* Two exchanges launched wind products to no avail
* Reinsurers quietly seal big contracts with utilities
* Next decade may see growth as green subsidies end
By Vera Eckert
ESSEN, Germany, Feb 8 In theory, a European
energy market for weather derivatives should thrive in a region
with seasonal changes, but bourses Nasdaq and EEX
have seen little demand for wind power contracts
launched in 2015, industry experts said.
"Most European utilities consider weather risk management as
strategically important," Jens Boening, head of weather
derivatives at EDF Trading in Britain, told a
conference this week during Germany's E-World trade fair.
"But the weather derivatives market is still in its
infancy," said Boening, whose company offers financially settled
weather contracts to the industry.
Wind contributes 12 percent of Germany's power generation,
creating risks for producers in calm and stormy periods because
of the unpredictability of speed patterns and hence likely
income and losses.
A German wind strength index offered by Nasdaq Commodities
since 2015 won a first as-yet-unidentified market maker
as of November 2016, but the value of its peak monthly volume
amounted to just several hundred thousand euros.
EEX, part of Deutsche Boerse, also launched a German wind
power future last year, but has not yet reported any trades.
"There is an assumption that the wholesale power market
already reflects the weather," said Konstantin Lenz, Germany
country manager for commodities at Nasdaq.
"We just have to be patient."
Peter Reitz, chief executive of EEX, said his bourse was not
flustered by slow uptake of its offering, being aware it had
introduced a niche product.
"We won't measure success by trading volumes in the first 24
months," he told Reuters. "We aim to change thinking around how
to integrate renewable power into the market."
Prior to the surge in renewables in Germany and wider
Europe, big utilities had started hedging weather risks around
gas, power and water supplies, given awareness of climate change
and the emergence of traded products meeting their demand.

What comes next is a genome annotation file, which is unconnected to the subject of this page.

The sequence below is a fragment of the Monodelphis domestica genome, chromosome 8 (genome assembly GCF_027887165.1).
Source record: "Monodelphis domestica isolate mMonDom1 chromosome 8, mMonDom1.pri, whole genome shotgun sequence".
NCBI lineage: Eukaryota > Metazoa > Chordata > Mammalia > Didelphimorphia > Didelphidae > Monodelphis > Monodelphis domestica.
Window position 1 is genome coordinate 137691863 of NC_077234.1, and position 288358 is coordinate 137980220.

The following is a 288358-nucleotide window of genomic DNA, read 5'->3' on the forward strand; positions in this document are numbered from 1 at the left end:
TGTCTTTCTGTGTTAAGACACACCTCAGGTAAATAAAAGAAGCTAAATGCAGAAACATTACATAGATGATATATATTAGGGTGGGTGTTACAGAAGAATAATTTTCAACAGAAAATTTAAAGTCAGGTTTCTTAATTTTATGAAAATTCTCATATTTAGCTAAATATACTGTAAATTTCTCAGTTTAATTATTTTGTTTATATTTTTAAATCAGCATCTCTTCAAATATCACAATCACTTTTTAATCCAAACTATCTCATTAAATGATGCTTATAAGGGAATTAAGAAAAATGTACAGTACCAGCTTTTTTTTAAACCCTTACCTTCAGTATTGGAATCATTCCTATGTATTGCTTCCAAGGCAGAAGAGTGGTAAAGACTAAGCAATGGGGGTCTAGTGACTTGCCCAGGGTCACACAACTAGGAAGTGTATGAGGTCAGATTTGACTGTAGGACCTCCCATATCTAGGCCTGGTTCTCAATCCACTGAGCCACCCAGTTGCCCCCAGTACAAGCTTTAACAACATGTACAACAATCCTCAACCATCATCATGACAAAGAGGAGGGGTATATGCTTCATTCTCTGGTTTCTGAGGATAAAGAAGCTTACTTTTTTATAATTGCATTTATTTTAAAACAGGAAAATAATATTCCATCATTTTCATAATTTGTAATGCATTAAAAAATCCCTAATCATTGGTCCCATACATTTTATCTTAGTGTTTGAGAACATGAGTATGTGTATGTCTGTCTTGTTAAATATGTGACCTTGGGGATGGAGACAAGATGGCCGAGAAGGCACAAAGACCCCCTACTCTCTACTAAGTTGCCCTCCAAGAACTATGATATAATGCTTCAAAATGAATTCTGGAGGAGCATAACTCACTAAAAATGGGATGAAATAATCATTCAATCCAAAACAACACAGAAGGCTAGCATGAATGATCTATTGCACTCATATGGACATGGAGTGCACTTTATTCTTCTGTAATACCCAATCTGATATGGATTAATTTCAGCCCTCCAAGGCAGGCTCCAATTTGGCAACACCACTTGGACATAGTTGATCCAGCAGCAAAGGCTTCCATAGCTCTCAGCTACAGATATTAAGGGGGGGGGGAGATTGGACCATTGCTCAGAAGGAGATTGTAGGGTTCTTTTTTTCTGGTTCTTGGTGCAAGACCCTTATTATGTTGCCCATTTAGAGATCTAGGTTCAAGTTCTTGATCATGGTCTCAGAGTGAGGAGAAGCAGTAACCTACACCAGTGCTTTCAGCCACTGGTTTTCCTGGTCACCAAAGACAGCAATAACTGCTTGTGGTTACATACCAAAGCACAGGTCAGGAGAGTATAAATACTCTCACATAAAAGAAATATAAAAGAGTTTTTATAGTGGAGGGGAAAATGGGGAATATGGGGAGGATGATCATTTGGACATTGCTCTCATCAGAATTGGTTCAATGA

Products such as wind, sunshine and rainfall emerged over
the past two decades, allowing risk hedges for customers as well
as profits for hedge funds, classic insurers and reinsurers.
This business is continuing - to the tune of hundreds of
millions of euros a year, the industry estimates.
But it is placed bilaterally between vendors and utilities,
whose energy trading floors often also offer secondary weather
products to smaller peers.
Reinsurers dominate the sell side because they cover
worldwide weather risk outside energy and can spread energy risk
across their portfolios, preferring to keep details of such
bilateral deals under wraps so as not to endanger their
This suits both parties well so far.
"The bourses cannot tailor their weather products as well as
the over-the-counter markets," said Ralph Hungerbuehler, senior
originator for weather and commodity risks at Munich RE. "Even
for us, it is sometimes hard to gauge customers' behaviour."
He was referring to a sector with a handful of players,
where reinsurer Munich RE and rival Swiss RE hold top
The weather market may become more active in the next
decade, when renewable producers emerge from subsidised payment
schemes, experts said.
"I know that disruption risks for newly built wind parks can
already be calculated very well," said Nasdaq's Lenz. "Word has
to go round among bankers and investors that it is advantageous
(to hedge weather risks)."
(Editing by Dale Hudson)